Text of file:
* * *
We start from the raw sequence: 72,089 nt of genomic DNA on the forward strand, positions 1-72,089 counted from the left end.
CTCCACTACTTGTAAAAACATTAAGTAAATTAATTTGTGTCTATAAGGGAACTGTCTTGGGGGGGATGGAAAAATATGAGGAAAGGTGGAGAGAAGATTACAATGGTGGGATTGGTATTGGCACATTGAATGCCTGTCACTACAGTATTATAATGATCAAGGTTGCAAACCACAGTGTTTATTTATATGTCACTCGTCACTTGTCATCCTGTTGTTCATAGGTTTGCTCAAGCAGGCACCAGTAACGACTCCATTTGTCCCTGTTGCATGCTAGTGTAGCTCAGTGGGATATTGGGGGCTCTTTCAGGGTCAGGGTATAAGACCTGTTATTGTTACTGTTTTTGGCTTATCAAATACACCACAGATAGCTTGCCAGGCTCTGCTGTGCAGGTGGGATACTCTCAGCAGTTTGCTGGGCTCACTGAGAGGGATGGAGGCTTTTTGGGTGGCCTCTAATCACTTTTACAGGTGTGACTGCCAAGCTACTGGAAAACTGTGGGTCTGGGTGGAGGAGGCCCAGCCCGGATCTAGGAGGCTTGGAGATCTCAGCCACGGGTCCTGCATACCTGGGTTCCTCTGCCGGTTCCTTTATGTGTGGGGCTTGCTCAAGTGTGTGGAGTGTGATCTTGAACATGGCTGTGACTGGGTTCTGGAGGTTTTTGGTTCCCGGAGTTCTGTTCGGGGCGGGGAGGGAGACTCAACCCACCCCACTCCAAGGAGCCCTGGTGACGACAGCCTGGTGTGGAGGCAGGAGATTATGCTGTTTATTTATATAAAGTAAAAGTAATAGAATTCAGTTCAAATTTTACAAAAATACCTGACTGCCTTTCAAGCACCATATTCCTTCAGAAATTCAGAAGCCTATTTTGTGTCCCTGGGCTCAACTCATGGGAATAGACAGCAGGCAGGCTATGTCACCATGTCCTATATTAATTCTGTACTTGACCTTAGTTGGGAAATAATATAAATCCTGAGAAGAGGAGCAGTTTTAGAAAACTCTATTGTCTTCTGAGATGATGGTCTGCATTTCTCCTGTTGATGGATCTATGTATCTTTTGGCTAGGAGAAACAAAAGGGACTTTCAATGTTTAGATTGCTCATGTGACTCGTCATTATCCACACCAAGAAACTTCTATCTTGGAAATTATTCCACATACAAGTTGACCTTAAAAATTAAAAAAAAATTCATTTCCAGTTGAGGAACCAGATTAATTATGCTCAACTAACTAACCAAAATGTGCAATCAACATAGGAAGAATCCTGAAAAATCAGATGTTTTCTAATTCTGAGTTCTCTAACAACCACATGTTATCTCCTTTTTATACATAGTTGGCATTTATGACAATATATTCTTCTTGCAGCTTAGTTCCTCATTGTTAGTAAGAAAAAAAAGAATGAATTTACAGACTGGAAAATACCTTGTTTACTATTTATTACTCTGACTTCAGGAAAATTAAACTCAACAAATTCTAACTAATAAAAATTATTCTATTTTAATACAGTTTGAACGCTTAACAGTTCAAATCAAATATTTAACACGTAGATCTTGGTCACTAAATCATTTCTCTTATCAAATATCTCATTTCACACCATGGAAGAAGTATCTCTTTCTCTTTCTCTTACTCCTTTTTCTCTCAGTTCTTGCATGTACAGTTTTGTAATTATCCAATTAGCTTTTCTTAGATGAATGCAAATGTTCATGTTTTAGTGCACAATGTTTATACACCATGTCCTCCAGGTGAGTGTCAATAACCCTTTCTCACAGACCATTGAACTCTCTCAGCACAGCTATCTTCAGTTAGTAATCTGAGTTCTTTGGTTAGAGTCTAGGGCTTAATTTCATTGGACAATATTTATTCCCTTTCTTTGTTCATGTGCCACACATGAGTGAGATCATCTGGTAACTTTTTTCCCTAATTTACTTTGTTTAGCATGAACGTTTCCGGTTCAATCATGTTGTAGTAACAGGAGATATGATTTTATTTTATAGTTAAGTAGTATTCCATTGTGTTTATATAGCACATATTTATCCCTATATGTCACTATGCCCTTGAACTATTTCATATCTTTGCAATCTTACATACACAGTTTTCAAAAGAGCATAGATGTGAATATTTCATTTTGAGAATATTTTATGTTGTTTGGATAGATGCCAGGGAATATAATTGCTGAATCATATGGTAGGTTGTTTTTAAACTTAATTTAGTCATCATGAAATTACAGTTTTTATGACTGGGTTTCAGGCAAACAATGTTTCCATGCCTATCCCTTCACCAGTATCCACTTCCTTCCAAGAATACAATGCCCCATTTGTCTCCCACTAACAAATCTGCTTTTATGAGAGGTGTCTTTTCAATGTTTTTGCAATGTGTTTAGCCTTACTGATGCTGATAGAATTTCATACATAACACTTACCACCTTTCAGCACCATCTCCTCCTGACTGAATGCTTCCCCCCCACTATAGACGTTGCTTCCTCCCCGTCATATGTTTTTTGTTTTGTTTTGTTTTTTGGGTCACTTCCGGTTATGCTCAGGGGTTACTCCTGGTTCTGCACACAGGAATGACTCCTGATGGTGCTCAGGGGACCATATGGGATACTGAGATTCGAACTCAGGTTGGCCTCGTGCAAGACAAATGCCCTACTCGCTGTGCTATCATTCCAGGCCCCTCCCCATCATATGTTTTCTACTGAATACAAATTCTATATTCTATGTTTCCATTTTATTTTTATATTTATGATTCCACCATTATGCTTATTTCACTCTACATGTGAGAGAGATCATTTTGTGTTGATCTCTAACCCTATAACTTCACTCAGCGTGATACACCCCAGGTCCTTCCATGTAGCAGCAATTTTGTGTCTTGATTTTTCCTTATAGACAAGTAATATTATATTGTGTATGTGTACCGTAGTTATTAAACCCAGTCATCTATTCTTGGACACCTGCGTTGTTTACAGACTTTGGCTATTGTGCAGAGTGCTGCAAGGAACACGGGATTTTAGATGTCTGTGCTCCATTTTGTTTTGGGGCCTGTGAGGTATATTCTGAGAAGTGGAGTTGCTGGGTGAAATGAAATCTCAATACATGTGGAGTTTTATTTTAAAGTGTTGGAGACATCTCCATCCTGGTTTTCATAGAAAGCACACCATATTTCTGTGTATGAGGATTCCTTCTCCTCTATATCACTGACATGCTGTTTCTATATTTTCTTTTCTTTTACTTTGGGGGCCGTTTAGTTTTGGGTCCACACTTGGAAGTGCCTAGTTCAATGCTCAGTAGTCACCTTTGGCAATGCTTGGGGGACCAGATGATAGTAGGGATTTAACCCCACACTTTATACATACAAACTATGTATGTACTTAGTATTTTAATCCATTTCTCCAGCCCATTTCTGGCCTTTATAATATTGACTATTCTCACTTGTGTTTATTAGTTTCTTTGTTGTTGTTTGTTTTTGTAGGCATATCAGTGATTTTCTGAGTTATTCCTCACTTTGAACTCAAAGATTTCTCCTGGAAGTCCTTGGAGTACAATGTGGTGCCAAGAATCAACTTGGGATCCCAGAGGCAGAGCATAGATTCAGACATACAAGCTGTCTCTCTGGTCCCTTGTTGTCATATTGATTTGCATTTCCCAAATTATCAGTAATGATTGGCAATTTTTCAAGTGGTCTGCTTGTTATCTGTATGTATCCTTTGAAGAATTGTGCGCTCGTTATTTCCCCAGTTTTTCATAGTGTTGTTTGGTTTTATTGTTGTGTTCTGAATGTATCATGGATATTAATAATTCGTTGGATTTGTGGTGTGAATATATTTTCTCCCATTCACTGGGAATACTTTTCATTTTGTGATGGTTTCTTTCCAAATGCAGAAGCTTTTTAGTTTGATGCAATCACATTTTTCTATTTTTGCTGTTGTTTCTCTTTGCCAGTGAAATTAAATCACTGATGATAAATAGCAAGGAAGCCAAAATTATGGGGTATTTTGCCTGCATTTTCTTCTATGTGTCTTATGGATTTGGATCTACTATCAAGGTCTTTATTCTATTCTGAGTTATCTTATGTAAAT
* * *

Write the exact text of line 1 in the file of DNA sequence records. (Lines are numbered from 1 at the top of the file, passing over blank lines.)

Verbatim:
We start from the raw sequence: 72,089 nt of genomic DNA on the forward strand, positions 1-72,089 counted from the left end.